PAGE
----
Using `Makefile`

August 8, 2017

Run make help for command line usage.


To be able to build kubicorn using Makefile you need to have a configured Go 1.8 environment, which you can set up by following the official install tutorial. Before continuing, make sure that you can use the go command from your shell.

Building kubicorn

Details about the building process can be found in BUILD docs and INSTALL docs.

The following make commands are available for building kubicorn:

  • make — parse Bootstrap scripts and create kubicorn executable in the ./bin directory and the AUTHORS file.
  • make compile — create the kubicorn executable in the ./bin directory.
  • make install — create the kubicorn executable in $GOPATH/bin directory.
  • make build — clean the project tree and generate the kubicorn executables for 64-bit Linux, macOS, Windows and FreeBSD in the ./bin directory, as well as generate the AUTHORS file.
  • make clean — removes files from the ./bin directory and the bootstrap/bootstrap.go file.

Additional building commands

  • make build-linux-amd64 — create the kubicorn executable for Linux 64-bit in the ./bin directory. Requires Docker.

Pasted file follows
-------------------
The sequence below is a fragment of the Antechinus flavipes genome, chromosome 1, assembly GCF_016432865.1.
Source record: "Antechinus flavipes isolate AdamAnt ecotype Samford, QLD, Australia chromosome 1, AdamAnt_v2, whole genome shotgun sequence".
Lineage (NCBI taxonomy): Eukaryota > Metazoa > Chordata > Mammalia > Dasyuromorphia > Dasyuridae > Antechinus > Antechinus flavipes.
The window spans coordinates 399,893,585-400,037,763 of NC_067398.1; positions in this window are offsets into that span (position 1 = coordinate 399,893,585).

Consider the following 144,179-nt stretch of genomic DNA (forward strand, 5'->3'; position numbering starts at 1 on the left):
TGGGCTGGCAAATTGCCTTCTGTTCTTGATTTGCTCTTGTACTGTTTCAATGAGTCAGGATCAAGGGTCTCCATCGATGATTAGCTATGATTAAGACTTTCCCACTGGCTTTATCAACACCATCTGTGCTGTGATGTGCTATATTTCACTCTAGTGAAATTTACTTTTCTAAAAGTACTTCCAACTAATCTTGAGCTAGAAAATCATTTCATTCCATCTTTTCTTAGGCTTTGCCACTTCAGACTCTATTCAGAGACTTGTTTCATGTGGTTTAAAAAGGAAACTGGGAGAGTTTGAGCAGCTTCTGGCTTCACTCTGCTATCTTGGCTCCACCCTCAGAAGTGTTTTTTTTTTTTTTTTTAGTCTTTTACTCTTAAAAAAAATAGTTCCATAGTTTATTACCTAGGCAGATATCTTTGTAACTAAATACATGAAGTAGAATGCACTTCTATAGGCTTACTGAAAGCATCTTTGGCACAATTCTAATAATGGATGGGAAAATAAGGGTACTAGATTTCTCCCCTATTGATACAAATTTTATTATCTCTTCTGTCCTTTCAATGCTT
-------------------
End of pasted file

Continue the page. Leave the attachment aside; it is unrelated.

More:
• make build-darwin-amd64 — create the kubicorn executable for macOS 64-bit in the ./bin directory.
  • make build-freebsd-amd64 — create the kubicorn executable for FreeBSD 64-bit in the ./bin directory.
  • make build-windows-amd64 — create the kubicorn executable for Windows 64-bit in the ./bin directory.


  • make authorsfile — create the AUTHORS file.
  • make check-header — verify all Go files to make sure they have license headers.
  • make headers — add license headers to the Go files who are missing them.

Formatting Go code

The following commands can be used to format and verify Go code:

  • make gofmt — format all Go files using go fmt.
  • make lint — check for style mistakes all Go files using golint.
  • make vet — apply go vet to all Go files.


make test and make ci are used to run tests and E2E tests. More about testing can be found in the test package.

Makefile verbose mode

By default, make will not show which commands it runs. To see what exactly is being run, you need to set VERBOSE variable, such as VERBOSE=1 make.